Oddments

In search of story


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January 26.21: Coping

As you know, dear reader, I am an introvert. I love quiet. Forever the firstborn, I play by myself contentedly.

However, I do not crave a hut in the desert or a cave hidden by vines. Which is what this COVID thing is beginning to feel like.  After a while, even an introvert feels the tedium of her own company. Then a terrible thing happens: she eats. Why is it that eating is the antidote to tedium? While I ponder the answer to that, I eat some more.

Yesterday I caught myself headed to the kitchen again and gave myself a stern talking-to, made a right turn and headed upstairs, where I plunged into no one’s favorite project: culling the past.

I come from a scrapbooking family, and I followed that tradition, starting in grade school. I am not talking about those tidy, starched, color-coordinated Martha-Stewart types of scrapbooks, but the old-fashioned kind, with real scraps, bits of life as it was lived. Messy, haphazard, in a rag-tag glued chronology. Just like life.

I attacked the scrapbook that held the years from college graduation to marriage, 1966 to 1971. There were strangers in there, but the strangest one of all was me. Have you met your young self recently, dear reader? Did you recognize each other?

If you are now your young self, just file the matter for future reference, when your seasoned self happens upon you. And may you meet in a kinder time.

 

 


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January 8.21: Coping

A reflection, dear reader.

Today I turn 78. One becomes reflective when one turns 78 in a year of chaos and disease, when fear and rage, loneliness and grief dominate the human stage. But I was born into World War II. How can I not ask if anything has changed?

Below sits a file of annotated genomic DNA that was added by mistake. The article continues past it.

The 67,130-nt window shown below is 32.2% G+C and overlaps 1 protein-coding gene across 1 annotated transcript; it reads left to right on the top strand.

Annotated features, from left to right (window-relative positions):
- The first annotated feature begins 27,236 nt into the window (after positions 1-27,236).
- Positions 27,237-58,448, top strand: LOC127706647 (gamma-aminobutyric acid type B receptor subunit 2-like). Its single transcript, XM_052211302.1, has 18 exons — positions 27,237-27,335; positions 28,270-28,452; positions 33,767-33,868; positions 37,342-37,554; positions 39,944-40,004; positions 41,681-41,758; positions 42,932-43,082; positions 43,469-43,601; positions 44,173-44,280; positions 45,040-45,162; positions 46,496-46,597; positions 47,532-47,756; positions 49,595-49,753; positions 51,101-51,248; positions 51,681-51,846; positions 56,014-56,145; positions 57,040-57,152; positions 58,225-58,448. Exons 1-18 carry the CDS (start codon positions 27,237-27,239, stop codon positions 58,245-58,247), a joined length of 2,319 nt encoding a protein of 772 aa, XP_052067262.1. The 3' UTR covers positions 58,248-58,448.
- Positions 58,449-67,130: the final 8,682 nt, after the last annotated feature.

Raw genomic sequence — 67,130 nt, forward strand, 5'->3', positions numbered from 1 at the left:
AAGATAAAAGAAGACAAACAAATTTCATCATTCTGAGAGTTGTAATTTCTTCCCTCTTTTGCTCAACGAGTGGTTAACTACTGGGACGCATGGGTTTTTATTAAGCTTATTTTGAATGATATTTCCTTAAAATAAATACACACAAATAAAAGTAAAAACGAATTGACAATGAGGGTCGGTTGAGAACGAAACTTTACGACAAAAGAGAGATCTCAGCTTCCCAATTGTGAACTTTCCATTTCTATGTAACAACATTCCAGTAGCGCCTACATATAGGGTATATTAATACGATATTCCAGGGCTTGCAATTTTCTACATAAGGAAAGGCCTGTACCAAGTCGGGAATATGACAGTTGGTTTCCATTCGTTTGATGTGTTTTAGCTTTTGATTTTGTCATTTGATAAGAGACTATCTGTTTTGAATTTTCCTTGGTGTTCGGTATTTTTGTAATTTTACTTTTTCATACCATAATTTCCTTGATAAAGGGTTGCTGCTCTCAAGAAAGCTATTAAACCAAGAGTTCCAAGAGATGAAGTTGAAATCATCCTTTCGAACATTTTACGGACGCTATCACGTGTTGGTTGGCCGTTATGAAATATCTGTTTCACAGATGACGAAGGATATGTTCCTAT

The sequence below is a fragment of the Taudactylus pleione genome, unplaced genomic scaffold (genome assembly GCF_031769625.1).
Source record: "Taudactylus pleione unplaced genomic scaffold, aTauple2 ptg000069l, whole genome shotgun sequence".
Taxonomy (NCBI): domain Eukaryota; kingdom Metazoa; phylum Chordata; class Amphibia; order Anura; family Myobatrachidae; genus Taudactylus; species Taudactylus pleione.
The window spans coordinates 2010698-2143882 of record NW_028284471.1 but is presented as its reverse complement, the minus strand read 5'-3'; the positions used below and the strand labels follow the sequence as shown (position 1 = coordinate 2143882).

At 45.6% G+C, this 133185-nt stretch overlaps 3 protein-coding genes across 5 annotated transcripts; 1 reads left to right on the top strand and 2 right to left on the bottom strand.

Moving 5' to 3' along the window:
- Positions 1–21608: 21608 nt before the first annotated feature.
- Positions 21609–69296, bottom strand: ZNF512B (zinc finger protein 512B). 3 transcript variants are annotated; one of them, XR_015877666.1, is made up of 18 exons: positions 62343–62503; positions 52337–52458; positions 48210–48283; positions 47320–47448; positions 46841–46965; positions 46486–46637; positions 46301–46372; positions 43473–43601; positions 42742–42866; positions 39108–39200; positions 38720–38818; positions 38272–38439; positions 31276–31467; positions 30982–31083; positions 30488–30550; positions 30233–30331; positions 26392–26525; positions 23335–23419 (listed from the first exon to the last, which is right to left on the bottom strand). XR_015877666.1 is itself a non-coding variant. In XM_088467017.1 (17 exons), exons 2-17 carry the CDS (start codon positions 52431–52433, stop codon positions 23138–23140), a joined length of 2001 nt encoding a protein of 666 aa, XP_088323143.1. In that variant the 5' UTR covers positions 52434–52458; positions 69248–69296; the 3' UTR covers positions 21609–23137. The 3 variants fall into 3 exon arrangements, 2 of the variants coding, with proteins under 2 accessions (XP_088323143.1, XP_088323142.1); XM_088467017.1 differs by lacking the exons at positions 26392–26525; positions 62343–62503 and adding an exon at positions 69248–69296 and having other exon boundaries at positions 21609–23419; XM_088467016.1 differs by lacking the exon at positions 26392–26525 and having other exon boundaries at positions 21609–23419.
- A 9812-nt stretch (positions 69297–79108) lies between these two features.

Food was rationed, bloodshed headlined daily newspapers, freight trains crisscrossed our lives carrying tank parts and spewing cinders, radio was high-tech, my mom and grandma walked to the corner store, a can of bacon grease ennobled every kitchen and bobby pins every dresser. Coal shoveled into furnaces. White shoe polish a household staple.

You have met my cell phone, humble flip-top that it is. You know it stopped working last month and then mysteriously started working again. Then, a couple days ago, it developed new problems. You may congratulate me vociferously: this time I did what any kindergartener would have done and googled the wretch. I learned that the trick was to put the phone into Airplane Mode and then toggle it out again.

Dear reader, who in the name of heaven would have the least inkling to do such a thing by way of problem-solving? I was irrationally proud of myself and at the same time miffed that I live in a world in which my life experience and hard-earned education seem useless.

As you know, this week has been hideous here but obviously something this mortally serious doesn’t just happen out of nowhere. And so I become 78 in a country with its principles in tatters. In a world where I need to know about Airplane Mode to have a working phone.

I have decided to look at it this way: 78 candles is a lot of light.

 

 

 


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December 31.20: Coping

A wink, perhaps,

lightly nefarious:

above the noble

“Stradivarius”

the truth is stamped,

hidden slyly —

“Copy” — by luthier

deft and wily.

 

I think it was no coincidence that 2020 was the year I attended to my father’s violin, which I had allowed to fall into disreputable condition. I’d needed some sense of grounding, of continuity, in a year of such cataclysmic instability. I had it repaired and renewed for my grandson this Christmas, and there was indeed grounding. This was the instrument my father played in his grade school orchestra, circa 1925.